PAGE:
I just never really cared for any of the characters I guess. The only thing I ever felt bad for were the eagles. I felt like there were three things that happened throughout the book and no matter what page you were on, they were talking about either:1) A bad harvest2) Someone needed something, please send 3) Someone was sick and/or dying/diedThe missionaries were beyond annoying and I got sick the instant they were around.I don't think the author did an overally good job organizing her thoughts [...]
In 1927 a family takes an auto trip around the USA. In Hopi Land in northern AZ, they stay a week with the Hopi and a friendship begins between Ethel (Hopi) and Maud (traveler). The book is written based on the letters between the two women over the next decade. Not as good as I thought it might be and the REAL story would have been the auto trip in those days along with 3 kids in tow. Wouldn't recommend unless a desire for more knowledge of the HOpi in the early 20th century.
2.5 stars. Some interesting bits of history but the way the info was put together made me kind of bored. I'm rating a 3 because if nothing else, the "missionaries" left quite an impression on me; irritation. I think they had no business being there trying to convert these people. I also don't think the friendship between Ethel & Maud was genuine. I'm sure it was for Ethel, but I think Maud exploited her.
The culture of these two women could not have been much farther apart. They met in an unlikely place and time and carried on an exchange for years. Each lived a lifetime of Service to Others rather than one of Service to Self. They were shining examples of what it truly means to be aware of the needs of others and then to provide whatever one could. The author placed me there with her words and photos.
I picked up this book at a Grand Canyon gift store while on vacation. I really enjoyed the first half, about Maud's family and their cross-country trip in 1927, before highways and hotels. The second half bogged down for me. I would have enjoyed reading the actual letters, rather than just the author's narration and excerpts from the letters.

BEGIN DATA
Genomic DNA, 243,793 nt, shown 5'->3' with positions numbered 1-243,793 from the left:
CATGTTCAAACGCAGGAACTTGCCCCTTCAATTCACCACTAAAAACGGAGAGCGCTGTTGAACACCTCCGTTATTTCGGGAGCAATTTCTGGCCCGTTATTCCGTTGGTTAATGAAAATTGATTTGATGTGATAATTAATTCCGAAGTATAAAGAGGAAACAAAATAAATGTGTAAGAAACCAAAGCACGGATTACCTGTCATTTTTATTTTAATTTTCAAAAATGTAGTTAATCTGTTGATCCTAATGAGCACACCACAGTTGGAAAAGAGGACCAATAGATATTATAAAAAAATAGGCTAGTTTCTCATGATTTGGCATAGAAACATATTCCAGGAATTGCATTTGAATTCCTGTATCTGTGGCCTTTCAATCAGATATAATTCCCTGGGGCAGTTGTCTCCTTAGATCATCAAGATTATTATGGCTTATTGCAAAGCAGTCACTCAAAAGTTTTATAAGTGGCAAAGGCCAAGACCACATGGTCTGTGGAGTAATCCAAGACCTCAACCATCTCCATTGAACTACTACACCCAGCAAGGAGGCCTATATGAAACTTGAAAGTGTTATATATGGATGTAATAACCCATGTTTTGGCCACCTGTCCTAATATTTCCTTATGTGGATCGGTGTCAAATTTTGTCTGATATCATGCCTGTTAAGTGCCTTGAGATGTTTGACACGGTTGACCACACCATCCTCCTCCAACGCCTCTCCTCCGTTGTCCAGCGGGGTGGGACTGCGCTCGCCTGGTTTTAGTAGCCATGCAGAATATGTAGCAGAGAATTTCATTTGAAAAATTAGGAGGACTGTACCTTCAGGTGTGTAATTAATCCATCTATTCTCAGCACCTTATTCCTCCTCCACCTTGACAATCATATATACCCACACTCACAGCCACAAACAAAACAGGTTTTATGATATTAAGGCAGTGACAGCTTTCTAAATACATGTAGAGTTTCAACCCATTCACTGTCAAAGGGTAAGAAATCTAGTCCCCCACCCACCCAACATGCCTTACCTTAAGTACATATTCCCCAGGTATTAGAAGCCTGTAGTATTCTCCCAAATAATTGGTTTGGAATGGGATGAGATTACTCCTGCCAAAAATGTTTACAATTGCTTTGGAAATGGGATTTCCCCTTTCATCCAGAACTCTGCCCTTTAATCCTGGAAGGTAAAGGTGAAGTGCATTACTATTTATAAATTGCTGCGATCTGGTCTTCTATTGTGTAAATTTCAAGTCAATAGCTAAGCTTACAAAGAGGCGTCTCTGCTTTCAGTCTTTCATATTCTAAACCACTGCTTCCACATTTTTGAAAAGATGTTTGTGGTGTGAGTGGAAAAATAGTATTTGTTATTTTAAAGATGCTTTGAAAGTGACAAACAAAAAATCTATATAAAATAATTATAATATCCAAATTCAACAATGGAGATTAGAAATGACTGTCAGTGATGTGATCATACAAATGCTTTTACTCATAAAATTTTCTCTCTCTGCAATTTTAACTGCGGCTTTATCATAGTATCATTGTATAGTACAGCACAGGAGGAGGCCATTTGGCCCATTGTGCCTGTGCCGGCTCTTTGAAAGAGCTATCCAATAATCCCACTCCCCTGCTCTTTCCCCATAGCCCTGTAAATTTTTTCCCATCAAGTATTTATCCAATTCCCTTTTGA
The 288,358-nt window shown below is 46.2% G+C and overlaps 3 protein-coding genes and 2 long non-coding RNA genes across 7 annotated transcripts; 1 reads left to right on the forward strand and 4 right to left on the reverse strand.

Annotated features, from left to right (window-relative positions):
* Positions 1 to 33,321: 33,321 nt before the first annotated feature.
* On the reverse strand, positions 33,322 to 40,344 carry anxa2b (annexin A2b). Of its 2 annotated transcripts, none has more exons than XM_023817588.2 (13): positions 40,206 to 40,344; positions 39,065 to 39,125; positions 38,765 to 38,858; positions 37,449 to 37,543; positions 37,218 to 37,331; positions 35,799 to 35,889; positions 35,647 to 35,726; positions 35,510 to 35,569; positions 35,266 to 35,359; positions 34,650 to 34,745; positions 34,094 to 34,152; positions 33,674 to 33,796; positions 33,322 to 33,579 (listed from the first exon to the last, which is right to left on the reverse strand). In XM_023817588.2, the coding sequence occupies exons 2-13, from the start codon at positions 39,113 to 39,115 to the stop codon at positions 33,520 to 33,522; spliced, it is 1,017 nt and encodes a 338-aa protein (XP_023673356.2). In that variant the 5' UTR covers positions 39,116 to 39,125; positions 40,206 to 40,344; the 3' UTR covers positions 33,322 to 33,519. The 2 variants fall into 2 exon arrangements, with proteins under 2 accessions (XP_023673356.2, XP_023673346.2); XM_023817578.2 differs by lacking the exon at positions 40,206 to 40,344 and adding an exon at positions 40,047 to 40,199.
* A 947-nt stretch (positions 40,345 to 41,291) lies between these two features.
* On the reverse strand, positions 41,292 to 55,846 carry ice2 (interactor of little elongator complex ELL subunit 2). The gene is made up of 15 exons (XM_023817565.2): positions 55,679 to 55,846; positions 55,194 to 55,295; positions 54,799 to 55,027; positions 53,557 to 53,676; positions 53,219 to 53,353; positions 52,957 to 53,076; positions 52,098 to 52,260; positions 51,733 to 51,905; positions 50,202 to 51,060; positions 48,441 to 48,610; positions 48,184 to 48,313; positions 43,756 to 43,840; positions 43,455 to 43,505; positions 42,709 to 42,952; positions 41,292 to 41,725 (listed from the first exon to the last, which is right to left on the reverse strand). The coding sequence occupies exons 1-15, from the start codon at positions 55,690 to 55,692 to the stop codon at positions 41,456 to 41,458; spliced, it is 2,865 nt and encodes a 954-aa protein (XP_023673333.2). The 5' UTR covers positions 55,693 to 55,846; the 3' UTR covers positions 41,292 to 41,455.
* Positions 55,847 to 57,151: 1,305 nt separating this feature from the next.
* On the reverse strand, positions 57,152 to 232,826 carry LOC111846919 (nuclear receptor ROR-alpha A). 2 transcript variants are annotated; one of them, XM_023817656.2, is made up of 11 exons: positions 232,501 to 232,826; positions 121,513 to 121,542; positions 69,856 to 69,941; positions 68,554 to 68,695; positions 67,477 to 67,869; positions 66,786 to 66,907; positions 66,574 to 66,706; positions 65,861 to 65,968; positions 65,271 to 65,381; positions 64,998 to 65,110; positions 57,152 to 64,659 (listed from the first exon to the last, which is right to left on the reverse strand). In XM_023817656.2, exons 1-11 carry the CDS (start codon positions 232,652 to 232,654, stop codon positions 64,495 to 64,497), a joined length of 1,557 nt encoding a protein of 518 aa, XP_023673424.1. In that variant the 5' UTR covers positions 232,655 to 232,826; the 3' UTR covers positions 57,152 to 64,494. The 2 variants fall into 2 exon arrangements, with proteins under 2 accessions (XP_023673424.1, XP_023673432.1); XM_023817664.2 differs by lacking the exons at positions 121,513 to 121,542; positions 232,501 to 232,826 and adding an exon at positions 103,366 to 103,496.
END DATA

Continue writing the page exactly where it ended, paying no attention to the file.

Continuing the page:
The Hopi woman, Ethel, is positive, warm, and loving despite almost daily trials caused by poverty, hunger, and chronic illness. The letters convey her primary concern: looking out for her family. She does so much with very little, and she has endless gratitude for any help she recieves.
My daughter lives in the Phoenix, AZ, area. I saw the book was a ONEBOOKAZ 2011 Winner so I wanted to read it and then pass it on to her. I am intrigued by Native American culture. I thought it was interesting.
Edited letters between a white woman who visited a Hopi reservation and the Hopi woman she became friends with. While a little bit of background was helpful, there was more than needed and not enough of the actual letters, especially those from the Hopi woman.
Sorry, too boring
I was disappointed that there were so few real excerpts from the letters, but the window into the lives of Hopis in the 1920s was a rare view. The book is written simply and includes many photos.
Interesting. Wish I wasn't going to have to miss our bookclub discussion of it. Ethel was an amazing woman!
Just didn't do it for me. The letters were I don't know, not that well organized, didn't have enough link between them, etc.
I didn't particularly like the book and writing style, but I learned a lot from the content and really enjoyed the conversation it inspired at book club.